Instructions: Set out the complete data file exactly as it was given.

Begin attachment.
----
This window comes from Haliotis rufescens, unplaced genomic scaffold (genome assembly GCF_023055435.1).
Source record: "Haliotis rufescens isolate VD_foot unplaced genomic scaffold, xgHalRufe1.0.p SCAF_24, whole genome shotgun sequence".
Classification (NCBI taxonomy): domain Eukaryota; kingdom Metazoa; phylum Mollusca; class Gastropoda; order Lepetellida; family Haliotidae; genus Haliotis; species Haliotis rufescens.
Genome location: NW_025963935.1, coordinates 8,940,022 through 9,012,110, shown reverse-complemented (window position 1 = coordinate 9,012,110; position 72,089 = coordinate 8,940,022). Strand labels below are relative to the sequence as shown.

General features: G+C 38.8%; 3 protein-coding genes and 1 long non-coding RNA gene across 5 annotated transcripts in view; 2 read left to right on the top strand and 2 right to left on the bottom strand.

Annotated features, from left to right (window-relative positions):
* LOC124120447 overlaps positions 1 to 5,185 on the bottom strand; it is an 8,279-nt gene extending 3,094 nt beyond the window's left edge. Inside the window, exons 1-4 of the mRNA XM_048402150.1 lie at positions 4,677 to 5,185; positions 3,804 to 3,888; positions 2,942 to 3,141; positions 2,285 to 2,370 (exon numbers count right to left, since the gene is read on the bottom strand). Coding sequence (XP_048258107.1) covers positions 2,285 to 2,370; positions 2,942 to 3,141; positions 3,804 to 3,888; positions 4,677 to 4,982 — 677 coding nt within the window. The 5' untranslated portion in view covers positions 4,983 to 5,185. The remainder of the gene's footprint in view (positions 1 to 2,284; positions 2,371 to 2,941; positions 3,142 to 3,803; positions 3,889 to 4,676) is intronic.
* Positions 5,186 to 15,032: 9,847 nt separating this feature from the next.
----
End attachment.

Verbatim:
This window comes from Haliotis rufescens, unplaced genomic scaffold (genome assembly GCF_023055435.1).
Source record: "Haliotis rufescens isolate VD_foot unplaced genomic scaffold, xgHalRufe1.0.p SCAF_24, whole genome shotgun sequence".
Classification (NCBI taxonomy): domain Eukaryota; kingdom Metazoa; phylum Mollusca; class Gastropoda; order Lepetellida; family Haliotidae; genus Haliotis; species Haliotis rufescens.
Genome location: NW_025963935.1, coordinates 8,940,022 through 9,012,110, shown reverse-complemented (window position 1 = coordinate 9,012,110; position 72,089 = coordinate 8,940,022). Strand labels below are relative to the sequence as shown.

General features: G+C 38.8%; 3 protein-coding genes and 1 long non-coding RNA gene across 5 annotated transcripts in view; 2 read left to right on the top strand and 2 right to left on the bottom strand.

Annotated features, from left to right (window-relative positions):
* LOC124120447 overlaps positions 1 to 5,185 on the bottom strand; it is an 8,279-nt gene extending 3,094 nt beyond the window's left edge. Inside the window, exons 1-4 of the mRNA XM_048402150.1 lie at positions 4,677 to 5,185; positions 3,804 to 3,888; positions 2,942 to 3,141; positions 2,285 to 2,370 (exon numbers count right to left, since the gene is read on the bottom strand). Coding sequence (XP_048258107.1) covers positions 2,285 to 2,370; positions 2,942 to 3,141; positions 3,804 to 3,888; positions 4,677 to 4,982 — 677 coding nt within the window. The 5' untranslated portion in view covers positions 4,983 to 5,185. The remainder of the gene's footprint in view (positions 1 to 2,284; positions 2,371 to 2,941; positions 3,142 to 3,803; positions 3,889 to 4,676) is intronic.
* Positions 5,186 to 15,032: 9,847 nt separating this feature from the next.